Katana-wielding Michonne’s status as one of The Walking Dead’s most popular characters is pretty unassailable. Even when she was first introduced in AMC’s television adaptation of Robert Kirkman’s well-loved comic series, there was a sense of purpose and significance about her. She was mysterious. Intriguing. Badass. It makes sense, then, that Telltale Games would target her to expand their repertoire of narrative-driven experiences, and while Michonne’s opening episode doesn’t reach the highs of Telltale’s main Walking Dead series, it’s still an interesting look into its titular protagonist’s psyche.
Episode One, titled “In Too Deep,” opens without much context about Michonne or her whereabouts, throwing you right into zombie-killing action. The opening minutes quickly show what’s going on inside Michonne’s head as she makes her way through a pack of zombies, severing heads and crushing skulls, while experiencing vivid flashbacks of loved ones left behind. It’s effective, and quickly establishes the Michonne miniseries’ theme: family.
The Walking Dead: Michonne takes place at the point in The Walking Dead’s comic timeline when Michonne leaves Rick and the group in order to deal with her past. The first episode takes place primarily on the coast of Chesapeake Bay, as Michonne finds herself with a group of survivors looking for lost friends.
As a fervent The Walking Dead viewer, it’s unusual to see Michonne stationed with a different group. With these people, she seems like an entirely different person. Michonne’s more emotionally scarred than we were led to believe, which becomes a staple throughout the 90-minute episode. She's lost an incredible amount during the zombie apocalypse, and entering her mind is deeply moving and affecting. Her former presence, hardened and mature, is substituted for a more frail, emotionally broken Michonne.
This change in personality makes Michonne more relatable, and her choices and decisions deeper and more interesting. As you meet the group, other travelers, and the series’ inevitable set of bad guys, the way you have Michonne act grows in relevance and importance. I expect fans of the series will elect to bring out the inner badass that Michonne is known for, but experimenting with the more humane options brings out a deeper, more interesting side.
Unfortunately, while the depiction of Michonne is insightful and effective, the game’s story doesn’t really have enough grounding and importance to really matter. Meeting new characters and hearing their stories is interesting on the surface, but having previously become attached to Rick and his group, and Clementine and her story, I just couldn’t bring myself to affiliate with yet another group within this universe. The new characters aren't all that interesting, lacking the "hook" that the others provide. The bad guys feel awfully similar to those encountered in Telltale’s second season of The Walking Dead, and the final few moments of “In Too Deep” didn’t really have any weight, unlike many other Telltale episodes. I wasn't hooked by the narrative at all, in the end.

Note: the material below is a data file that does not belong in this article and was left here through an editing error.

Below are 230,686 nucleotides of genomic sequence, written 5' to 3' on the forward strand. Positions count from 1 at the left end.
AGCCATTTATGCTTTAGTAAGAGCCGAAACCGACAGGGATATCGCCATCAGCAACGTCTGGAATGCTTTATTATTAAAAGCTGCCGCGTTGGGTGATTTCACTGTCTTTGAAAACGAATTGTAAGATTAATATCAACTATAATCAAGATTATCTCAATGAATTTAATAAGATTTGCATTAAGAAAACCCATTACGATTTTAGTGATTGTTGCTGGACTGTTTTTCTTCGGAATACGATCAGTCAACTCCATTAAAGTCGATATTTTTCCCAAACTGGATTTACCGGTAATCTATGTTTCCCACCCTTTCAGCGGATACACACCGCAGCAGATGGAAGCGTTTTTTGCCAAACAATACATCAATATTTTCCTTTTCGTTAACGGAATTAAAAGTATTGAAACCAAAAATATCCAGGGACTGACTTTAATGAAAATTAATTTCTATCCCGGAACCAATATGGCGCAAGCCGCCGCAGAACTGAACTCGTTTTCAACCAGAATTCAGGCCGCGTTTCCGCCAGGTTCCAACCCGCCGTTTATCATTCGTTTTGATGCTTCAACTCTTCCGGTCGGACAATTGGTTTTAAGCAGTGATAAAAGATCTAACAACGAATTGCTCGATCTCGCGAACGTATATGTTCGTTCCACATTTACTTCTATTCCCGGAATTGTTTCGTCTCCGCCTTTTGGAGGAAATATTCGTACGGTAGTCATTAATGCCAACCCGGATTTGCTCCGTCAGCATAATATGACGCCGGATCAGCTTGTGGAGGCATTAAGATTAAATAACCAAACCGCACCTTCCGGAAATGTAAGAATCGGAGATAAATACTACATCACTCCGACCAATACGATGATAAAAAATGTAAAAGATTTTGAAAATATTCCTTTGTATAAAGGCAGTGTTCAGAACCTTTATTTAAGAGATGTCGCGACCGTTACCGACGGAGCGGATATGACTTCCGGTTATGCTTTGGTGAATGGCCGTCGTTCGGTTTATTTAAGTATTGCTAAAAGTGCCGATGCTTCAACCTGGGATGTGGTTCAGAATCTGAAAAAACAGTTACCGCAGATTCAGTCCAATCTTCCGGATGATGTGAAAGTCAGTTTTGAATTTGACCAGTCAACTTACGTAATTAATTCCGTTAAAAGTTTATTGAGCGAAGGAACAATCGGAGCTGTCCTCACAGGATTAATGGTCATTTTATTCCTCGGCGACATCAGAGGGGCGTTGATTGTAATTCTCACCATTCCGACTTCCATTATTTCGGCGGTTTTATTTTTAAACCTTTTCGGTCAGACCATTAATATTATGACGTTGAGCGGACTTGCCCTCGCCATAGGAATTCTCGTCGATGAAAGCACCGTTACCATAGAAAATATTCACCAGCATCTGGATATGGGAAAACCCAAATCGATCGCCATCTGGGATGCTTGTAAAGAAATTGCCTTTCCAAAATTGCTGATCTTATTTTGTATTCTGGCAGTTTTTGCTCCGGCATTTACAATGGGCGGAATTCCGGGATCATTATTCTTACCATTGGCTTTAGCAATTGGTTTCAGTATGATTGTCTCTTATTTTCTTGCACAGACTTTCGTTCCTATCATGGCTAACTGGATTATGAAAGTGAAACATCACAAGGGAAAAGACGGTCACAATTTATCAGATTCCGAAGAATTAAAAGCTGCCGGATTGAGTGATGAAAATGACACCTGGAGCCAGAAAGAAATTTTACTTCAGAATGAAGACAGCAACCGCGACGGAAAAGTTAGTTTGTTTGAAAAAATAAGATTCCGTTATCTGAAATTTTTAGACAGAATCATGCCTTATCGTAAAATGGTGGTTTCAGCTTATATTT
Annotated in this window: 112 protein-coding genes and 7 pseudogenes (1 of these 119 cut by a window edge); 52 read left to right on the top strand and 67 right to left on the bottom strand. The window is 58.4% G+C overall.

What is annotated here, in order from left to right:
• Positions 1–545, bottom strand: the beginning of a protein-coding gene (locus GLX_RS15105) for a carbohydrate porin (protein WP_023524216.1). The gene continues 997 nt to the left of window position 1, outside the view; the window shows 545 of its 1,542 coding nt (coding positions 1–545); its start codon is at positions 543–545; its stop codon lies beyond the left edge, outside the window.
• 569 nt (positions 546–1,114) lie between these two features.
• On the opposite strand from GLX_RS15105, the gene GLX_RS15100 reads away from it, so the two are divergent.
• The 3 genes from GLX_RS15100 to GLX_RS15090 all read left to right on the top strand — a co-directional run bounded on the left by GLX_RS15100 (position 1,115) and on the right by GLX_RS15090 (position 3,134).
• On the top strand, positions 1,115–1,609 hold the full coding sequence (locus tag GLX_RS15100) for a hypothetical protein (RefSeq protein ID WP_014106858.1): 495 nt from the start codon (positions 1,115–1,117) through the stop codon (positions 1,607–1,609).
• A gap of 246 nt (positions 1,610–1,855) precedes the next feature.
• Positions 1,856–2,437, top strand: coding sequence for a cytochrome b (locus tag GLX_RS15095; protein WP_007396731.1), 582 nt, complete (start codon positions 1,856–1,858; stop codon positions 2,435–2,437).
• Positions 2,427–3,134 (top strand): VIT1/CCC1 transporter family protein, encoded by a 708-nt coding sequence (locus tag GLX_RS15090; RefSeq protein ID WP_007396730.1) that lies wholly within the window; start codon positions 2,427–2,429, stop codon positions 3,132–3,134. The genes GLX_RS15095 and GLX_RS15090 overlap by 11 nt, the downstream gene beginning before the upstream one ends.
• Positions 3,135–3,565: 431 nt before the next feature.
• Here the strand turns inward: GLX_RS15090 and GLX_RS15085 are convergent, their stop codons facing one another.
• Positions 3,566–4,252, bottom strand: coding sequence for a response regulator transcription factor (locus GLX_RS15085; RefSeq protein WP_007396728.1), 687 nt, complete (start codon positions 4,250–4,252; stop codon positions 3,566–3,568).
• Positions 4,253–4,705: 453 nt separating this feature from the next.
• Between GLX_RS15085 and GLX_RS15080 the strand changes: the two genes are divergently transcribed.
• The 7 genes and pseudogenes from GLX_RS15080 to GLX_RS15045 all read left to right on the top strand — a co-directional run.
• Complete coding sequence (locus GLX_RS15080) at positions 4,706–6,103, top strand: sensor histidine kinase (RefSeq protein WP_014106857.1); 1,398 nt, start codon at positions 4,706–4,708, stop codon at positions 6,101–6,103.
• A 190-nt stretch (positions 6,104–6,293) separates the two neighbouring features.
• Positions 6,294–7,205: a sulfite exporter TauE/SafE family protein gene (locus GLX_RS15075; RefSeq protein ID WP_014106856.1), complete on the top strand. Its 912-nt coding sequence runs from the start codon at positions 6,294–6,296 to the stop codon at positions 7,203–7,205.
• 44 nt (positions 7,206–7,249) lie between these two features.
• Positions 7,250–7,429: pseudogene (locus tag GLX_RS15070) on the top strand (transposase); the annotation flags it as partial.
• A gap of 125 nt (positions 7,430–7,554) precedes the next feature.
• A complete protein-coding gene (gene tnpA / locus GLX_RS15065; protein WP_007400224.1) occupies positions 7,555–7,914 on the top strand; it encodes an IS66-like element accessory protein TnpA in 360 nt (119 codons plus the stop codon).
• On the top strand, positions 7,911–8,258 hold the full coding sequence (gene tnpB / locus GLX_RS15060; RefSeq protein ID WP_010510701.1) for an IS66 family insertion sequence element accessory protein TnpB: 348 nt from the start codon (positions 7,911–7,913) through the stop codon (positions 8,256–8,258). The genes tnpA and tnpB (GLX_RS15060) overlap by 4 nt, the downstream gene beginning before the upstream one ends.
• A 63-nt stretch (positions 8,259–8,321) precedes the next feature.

What kept me interested throughout, however, is the way Telltale handles Michonne’s developing mental state. As the episode progresses, she has breakdowns, sees things, and continually talks to herself, much to others' dismay. This is something the series doesn't really investigate, and there’s a heck of a lot of potential to flesh out Michonne as a character. It will be interesting to see Telltale move forward with that in the two remaining episodes.
Writers Meghan Thornton and Nicole Martinez need to give The Walking Dead: Michonne’s other characters importance in the overarching story, though. Because this takes place in a gap in the series' continuity, I know my allegiance will fall only with Michonne, as I know she eventually rejoins Rick and the group. Considering that this miniseries is only three episodes long, I just don’t feel like I’ll get enough time to develop a meaningful connection with the supporting characters. Only (brief) time will tell.
Not much has changed in how Telltale games operate. While the mechanics and graphics are slightly refined - I love the way the game transitions into widescreen during quicktime events now - it’s still a linear, narrative-driven adventure. That’s just Telltale’s schtick. The Walking Dead: Michonne feels more cinematic compared to other Telltale adventures, but underneath it’s still the formulaic point-and-click we’ve come to expect from the San Francisco developers. With an uninteresting cast and a disappointing story, the formula loses a lot of the meaning and fun usually associated with it. I just couldn’t get into the narrative or find the significance in the other characters’ stories.
A lot of improvement will be required before The Walking Dead: Michonne can stand up with Telltale’s other Walking Dead series, and I’m hopeful that the next two episodes can do something special with the subject matter. There’s a great space to explore here with Michonne and her past, but I can’t help but feel let down with Episode One’s narrative direction. From here, the only way is up.